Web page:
Vaishali Honawar, September 19, 2006
3 min read
Education Events

October


18-19—Instruction: Supervising Differentiated Instruction, sponsored by the New England League of Middle Schools, for middle-level educators, at Woodbury Middle School in Woodbury, Conn. Contact: Valerie Kacian, 460 Boston St., Suite 4, Topsfield, MA 01983; (978) 887-6263; fax: (978) 887-6504; e-mail: vrkacian@nelms.org; Web site: www.nelms.org.
September 19, 2006
6 min read
Meeting District Needs Where Big-City Schools Meet ‘Microsoft Smarts’
A gleaming white building on the edge of a blighted West Philadelphia neighborhood, the $62 million school garnered wide attention when it opened this month, in part because of its technological bells and whistles. Those futuristic features include a tablet personal computer for each student, interactive digital whiteboards, a supercharged wireless network, customized educational software, and digital “smart cards” to open lockers and pay for meals—all making possible a virtually paperless environment.
Rhea R. Borja, September 19, 2006
9 min read
Families & the Community Views Differ Over NCLB Rules on Involving Parents
More testing and better teachers have drawn greater attention to the No Child Left Behind Act, but they are not the only means the 4½-year-old law envisions for bringing every child up to academic par by 2014. Involved, informed, and provided with choices, parents—especially poor parents—will help change schools for the better. Or so the law seems to assume.
Bess Keller, September 19, 2006
7 min read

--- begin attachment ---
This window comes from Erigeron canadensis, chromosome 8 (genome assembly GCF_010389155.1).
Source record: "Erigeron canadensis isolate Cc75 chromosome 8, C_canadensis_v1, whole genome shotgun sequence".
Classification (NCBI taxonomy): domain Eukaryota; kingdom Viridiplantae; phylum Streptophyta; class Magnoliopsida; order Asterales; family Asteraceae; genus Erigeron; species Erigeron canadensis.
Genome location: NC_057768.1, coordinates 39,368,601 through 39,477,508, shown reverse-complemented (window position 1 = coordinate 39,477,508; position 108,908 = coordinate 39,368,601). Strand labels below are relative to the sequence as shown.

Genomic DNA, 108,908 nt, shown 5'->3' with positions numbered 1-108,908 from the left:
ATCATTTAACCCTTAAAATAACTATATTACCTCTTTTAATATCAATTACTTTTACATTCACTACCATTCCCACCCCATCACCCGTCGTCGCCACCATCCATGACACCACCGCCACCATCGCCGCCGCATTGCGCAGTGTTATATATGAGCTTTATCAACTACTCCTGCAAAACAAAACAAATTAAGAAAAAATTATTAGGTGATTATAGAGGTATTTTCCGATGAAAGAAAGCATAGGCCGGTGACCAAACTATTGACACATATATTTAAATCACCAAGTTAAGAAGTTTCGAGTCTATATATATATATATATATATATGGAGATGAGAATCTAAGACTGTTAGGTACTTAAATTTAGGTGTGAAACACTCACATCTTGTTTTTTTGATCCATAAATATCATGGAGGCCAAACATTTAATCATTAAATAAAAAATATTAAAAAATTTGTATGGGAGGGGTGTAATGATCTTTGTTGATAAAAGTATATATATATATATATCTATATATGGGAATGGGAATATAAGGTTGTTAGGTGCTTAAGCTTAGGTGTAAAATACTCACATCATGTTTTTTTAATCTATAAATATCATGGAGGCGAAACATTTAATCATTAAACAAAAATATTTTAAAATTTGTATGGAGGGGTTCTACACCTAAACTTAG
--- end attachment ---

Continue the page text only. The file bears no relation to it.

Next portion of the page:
Equity & Diversity UCLA Weighs Shift in Admissions Policy
The University of California, Los Angeles, is considering revamping its admissions policy, partly in response to concern over the shrinking number of African-American students enrolling in its freshman class.
Alyson Klein, September 19, 2006
1 min read
Standards Math Organization Attempts to Bring Focus to Subject
More than 15 years after its publication of influential national standards in mathematics, a leading professional organization has unveiled new, more focused guidelines that describe the crucial skills and content students should master in that subject in elementary and middle school.
Sean Cavanagh, September 19, 2006
8 min read
Chamki is one of the characters in a version of "Sesame Street" for India.
Chamki is one of the characters in a version of "Sesame Street" for India.
Courtesy of Sesame Workshop
International Reporter's Notebook Private Sector Backs Projects Around Globe
At a conference hosted Sept. 11-12 in Washington by the Conference Board in collaboration with the Washington-based Academy for Educational Development, representatives of multinational corporations preached the value of investing in education projects around the world.
Mary Ann Zehr, September 19, 2006
4 min read
School Climate & Safety High-Tech Carts Deployed in Schools Hurt by Storms
Four schools in the Baton Rouge, La., area are to be the first recipients of donated state-of the-art technology packages this week as a part of an initiative to upgrade or replace the technology infrastructure of Gulf Coast schools affected by Hurricanes Katrina and Rita.
Jessica L. Tonn, September 19, 2006
6 min read
Education Report Roundup Language Identity
Spanish-speakers who move to this country do not threaten the United States’ English-speaking identity, concludes a study in the September issue of the Population Council journal Population and Development Review.
Michelle R. Davis, September 19, 2006